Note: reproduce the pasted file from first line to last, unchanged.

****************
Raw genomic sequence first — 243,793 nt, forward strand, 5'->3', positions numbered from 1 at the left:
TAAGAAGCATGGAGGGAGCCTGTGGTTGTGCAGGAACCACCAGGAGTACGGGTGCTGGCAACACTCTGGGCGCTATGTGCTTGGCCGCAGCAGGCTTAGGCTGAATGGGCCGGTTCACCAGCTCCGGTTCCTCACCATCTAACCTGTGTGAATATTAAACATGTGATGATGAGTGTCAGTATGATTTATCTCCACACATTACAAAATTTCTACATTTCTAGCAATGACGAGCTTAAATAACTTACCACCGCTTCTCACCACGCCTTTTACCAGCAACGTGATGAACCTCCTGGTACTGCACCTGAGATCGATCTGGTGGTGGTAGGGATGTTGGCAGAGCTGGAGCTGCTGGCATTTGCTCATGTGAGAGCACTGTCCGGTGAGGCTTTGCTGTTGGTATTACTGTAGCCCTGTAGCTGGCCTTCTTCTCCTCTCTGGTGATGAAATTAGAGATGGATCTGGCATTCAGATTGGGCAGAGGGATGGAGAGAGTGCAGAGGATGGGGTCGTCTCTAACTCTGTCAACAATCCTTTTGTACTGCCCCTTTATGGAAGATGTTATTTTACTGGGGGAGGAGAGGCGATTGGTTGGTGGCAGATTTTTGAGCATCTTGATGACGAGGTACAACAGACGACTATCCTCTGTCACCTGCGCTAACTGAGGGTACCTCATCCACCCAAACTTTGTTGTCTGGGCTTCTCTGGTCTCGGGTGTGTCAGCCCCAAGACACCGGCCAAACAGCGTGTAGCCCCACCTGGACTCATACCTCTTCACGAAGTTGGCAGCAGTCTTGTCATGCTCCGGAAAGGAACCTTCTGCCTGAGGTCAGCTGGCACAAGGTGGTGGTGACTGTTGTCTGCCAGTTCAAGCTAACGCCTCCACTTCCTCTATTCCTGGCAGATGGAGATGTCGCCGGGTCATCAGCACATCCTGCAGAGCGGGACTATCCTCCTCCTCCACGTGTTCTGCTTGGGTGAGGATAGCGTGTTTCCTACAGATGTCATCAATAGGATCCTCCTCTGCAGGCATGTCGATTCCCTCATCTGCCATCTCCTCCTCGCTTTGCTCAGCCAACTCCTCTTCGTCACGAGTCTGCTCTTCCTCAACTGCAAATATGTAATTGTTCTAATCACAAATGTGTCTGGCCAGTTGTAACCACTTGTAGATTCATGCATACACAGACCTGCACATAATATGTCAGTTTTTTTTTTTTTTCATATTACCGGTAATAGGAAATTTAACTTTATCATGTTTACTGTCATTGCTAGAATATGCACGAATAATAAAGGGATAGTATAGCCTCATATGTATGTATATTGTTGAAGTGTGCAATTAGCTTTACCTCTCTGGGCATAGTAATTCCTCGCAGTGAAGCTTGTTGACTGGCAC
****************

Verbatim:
Raw genomic sequence first — 243,793 nt, forward strand, 5'->3', positions numbered from 1 at the left:
TAAGAAGCATGGAGGGAGCCTGTGGTTGTGCAGGAACCACCAGGAGTACGGGTGCTGGCAACACTCTGGGCGCTATGTGCTTGGCCGCAGCAGGCTTAGGCTGAATGGGCCGGTTCACCAGCTCCGGTTCCTCACCATCTAACCTGTGTGAATATTAAACATGTGATGATGAGTGTCAGTATGATTTATCTCCACACATTACAAAATTTCTACATTTCTAGCAATGACGAGCTTAAATAACTTACCACCGCTTCTCACCACGCCTTTTACCAGCAACGTGATGAACCTCCTGGTACTGCACCTGAGATCGATCTGGTGGTGGTAGGGATGTTGGCAGAGCTGGAGCTGCTGGCATTTGCTCATGTGAGAGCACTGTCCGGTGAGGCTTTGCTGTTGGTATTACTGTAGCCCTGTAGCTGGCCTTCTTCTCCTCTCTGGTGATGAAATTAGAGATGGATCTGGCATTCAGATTGGGCAGAGGGATGGAGAGAGTGCAGAGGATGGGGTCGTCTCTAACTCTGTCAACAATCCTTTTGTACTGCCCCTTTATGGAAGATGTTATTTTACTGGGGGAGGAGAGGCGATTGGTTGGTGGCAGATTTTTGAGCATCTTGATGACGAGGTACAACAGACGACTATCCTCTGTCACCTGCGCTAACTGAGGGTACCTCATCCACCCAAACTTTGTTGTCTGGGCTTCTCTGGTCTCGGGTGTGTCAGCCCCAAGACACCGGCCAAACAGCGTGTAGCCCCACCTGGACTCATACCTCTTCACGAAGTTGGCAGCAGTCTTGTCATGCTCCGGAAAGGAACCTTCTGCCTGAGGTCAGCTGGCACAAGGTGGTGGTGACTGTTGTCTGCCAGTTCAAGCTAACGCCTCCACTTCCTCTATTCCTGGCAGATGGAGATGTCGCCGGGTCATCAGCACATCCTGCAGAGCGGGACTATCCTCCTCCTCCACGTGTTCTGCTTGGGTGAGGATAGCGTGTTTCCTACAGATGTCATCAATAGGATCCTCCTCTGCAGGCATGTCGATTCCCTCATCTGCCATCTCCTCCTCGCTTTGCTCAGCCAACTCCTCTTCGTCACGAGTCTGCTCTTCCTCAACTGCAAATATGTAATTGTTCTAATCACAAATGTGTCTGGCCAGTTGTAACCACTTGTAGATTCATGCATACACAGACCTGCACATAATATGTCAGTTTTTTTTTTTTTTCATATTACCGGTAATAGGAAATTTAACTTTATCATGTTTACTGTCATTGCTAGAATATGCACGAATAATAAAGGGATAGTATAGCCTCATATGTATGTATATTGTTGAAGTGTGCAATTAGCTTTACCTCTCTGGGCATAGTAATTCCTCGCAGTGAAGCTTGTTGACTGGCAC